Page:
Woman encounters rare “big cat” in Baton Rouge backyard

BATON ROUGE — A woman looking out her window into her backyard last Thursday noticed an animal that doesn’t usually roam around in Louisiana yards.

Juanika Cheree Daniels-Benoit said her mother, who lives in a neighborhood off Plank Road near Blount Road, noticed an animal that she thought looked like a dog at first, but after trying to startle the animal, she realized it was something different.

“She hit her glass, and it didn’t move,” Daniels-Benoit recalled. “It didn’t startle and run off, so she hit it again. It stood up, and then she said, ‘That’s not a dog.’ Then she noticed it wasn’t a regular cat, and she ran to get her cameras.”

Daniels-Benoit said her mother took photos of the animal and reached out to the Department of Wildlife and Fisheries and the Baton Rouge Zoo to see if someone could go and get the animal.

Neither entity could confirm what kind of big cat it was, and they told the woman she would have to hire someone to capture the animal.

“Her objective was to let the older people know because it’s mostly old people in this neighborhood with grandkids or something like that,” Daniels-Benoit said. “She wanted them (neighbors) to be on the lookout or whatever. She called her immediate neighbors that night to let them know.”

Nuisance Wildlife Control Operators are licensed by Wildlife and Fisheries and specialize in capturing certain wild animals. Wildlife and Fisheries has a list of operators on its website.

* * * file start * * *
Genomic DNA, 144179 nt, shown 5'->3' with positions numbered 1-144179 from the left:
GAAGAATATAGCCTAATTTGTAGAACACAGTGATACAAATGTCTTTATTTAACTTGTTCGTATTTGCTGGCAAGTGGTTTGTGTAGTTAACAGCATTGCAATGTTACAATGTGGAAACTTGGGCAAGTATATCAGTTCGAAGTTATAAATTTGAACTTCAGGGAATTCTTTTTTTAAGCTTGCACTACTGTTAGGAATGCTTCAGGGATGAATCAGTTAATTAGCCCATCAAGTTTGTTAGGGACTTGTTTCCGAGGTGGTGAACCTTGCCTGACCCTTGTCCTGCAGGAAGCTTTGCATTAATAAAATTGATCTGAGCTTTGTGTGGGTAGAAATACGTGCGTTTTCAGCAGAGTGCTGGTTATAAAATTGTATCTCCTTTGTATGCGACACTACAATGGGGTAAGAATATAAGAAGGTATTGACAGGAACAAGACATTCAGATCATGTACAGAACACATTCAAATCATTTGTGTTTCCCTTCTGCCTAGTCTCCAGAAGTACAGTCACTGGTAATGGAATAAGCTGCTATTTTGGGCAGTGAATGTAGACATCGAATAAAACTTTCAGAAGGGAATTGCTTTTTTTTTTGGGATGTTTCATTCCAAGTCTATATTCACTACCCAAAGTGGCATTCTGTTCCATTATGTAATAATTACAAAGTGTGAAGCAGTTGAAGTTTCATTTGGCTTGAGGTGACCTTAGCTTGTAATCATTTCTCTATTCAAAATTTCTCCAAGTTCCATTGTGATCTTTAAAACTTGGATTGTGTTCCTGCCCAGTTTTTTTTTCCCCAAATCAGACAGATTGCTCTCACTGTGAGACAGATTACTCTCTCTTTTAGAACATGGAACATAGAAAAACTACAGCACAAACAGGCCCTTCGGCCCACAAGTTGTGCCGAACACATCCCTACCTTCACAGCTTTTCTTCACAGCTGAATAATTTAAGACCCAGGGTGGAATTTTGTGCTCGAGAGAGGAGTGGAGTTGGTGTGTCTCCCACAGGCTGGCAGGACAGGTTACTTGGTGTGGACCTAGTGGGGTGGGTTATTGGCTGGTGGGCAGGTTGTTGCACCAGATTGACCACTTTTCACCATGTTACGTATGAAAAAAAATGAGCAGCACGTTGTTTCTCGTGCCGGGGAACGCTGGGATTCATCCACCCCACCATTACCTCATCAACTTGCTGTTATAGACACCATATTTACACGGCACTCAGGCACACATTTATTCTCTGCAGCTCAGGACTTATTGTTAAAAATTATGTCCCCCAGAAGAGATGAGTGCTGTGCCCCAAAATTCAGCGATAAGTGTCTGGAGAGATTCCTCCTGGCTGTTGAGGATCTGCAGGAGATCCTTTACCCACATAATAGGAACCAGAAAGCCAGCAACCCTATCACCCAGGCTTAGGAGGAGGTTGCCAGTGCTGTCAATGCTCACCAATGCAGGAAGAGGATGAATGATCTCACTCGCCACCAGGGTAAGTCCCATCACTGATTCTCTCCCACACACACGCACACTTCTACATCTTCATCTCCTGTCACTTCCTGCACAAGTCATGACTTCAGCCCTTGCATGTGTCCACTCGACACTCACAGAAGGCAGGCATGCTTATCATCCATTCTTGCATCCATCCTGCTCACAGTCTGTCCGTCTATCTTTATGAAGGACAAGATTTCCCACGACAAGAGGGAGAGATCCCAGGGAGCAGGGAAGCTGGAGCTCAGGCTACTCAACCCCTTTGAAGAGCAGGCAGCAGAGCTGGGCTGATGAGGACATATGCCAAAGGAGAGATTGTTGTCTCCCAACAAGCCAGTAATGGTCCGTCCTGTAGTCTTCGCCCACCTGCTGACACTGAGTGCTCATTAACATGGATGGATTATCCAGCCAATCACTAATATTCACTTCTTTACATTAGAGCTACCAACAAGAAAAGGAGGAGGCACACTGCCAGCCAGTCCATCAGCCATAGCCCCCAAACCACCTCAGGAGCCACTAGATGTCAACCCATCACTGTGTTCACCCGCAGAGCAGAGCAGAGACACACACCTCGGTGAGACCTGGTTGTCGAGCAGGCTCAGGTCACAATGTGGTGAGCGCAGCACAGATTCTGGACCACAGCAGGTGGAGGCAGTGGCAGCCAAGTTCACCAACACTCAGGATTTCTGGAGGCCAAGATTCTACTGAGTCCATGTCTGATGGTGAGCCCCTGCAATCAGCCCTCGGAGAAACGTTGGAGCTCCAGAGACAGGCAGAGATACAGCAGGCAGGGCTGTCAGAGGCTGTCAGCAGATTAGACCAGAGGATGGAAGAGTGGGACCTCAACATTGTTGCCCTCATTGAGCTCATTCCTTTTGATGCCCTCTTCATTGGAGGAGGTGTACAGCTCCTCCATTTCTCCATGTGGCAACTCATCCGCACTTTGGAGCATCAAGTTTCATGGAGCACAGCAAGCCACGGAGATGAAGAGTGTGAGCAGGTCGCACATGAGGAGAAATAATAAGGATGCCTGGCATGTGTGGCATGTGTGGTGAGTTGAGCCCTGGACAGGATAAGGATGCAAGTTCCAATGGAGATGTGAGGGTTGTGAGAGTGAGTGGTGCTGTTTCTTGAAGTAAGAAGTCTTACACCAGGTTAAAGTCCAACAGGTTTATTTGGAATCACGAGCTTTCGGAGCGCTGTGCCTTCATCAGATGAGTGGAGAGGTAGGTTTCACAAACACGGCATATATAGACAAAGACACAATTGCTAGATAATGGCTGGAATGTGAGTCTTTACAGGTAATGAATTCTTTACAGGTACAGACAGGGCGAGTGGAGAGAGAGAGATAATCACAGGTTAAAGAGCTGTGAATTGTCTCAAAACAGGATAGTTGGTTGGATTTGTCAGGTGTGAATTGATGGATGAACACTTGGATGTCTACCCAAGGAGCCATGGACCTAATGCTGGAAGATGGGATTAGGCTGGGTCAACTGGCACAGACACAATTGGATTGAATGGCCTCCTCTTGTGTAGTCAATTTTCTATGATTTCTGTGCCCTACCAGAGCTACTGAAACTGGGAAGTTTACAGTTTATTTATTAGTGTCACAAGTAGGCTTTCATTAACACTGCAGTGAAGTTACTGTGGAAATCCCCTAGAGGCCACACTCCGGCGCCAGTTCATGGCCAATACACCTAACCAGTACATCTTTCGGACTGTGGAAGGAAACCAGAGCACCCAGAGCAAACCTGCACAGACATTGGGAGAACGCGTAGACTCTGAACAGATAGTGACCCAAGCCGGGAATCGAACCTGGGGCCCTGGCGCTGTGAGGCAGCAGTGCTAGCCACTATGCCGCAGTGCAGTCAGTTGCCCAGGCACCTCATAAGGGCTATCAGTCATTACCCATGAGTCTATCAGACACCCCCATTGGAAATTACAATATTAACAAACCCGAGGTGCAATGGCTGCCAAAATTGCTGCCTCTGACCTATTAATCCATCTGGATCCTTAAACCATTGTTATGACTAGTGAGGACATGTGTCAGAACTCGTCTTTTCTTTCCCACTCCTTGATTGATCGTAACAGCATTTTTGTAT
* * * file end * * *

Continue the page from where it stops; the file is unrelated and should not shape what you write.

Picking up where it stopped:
The operators obtain several certifications. They aren’t paid through Wildlife and Fisheries. The homeowner or business owner pays them.

Jay Lapeyrouse is the nuisance wildlife control operator who spoke with Daniels-Benoit’s mother. He said he told the woman it’s unlikely she’ll see that cat again. He services Ascension, East Baton Rouge, East Feliciana, Livingston, St. Helena and West Feliciana Parishes.

He specializes in alligators, armadillos, beavers, bobcats, coyotes, feral hogs, foxes, minks, nutrias, opossums, otters, rabbits, raccoons, skunks, snakes and squirrels.

“You better go get a Powerball if you think you’re going to see that cat again,” Lapeyrouse said. “This is not the right habitat for them. There are plenty in Texas, but the Louisiana habitat has not been the best for them. If it was truly a big cat, they’re so reclusive, and they’re not gonna see him again.”

Lapeyrouse said the only way the woman would see the animal again is if she had a specific food source the cat was interested in, such as pets, chickens and ducks.

Lapeyrouse’s message to everyone was not to make a nuisance animal situation worse.

“The one thing people need to know is don’t feed wild animals,” he noted. “It always ends up bad for the animal.”

He added animals like this usually follow a river or water source for food and by now, it’s long gone from the backyard.

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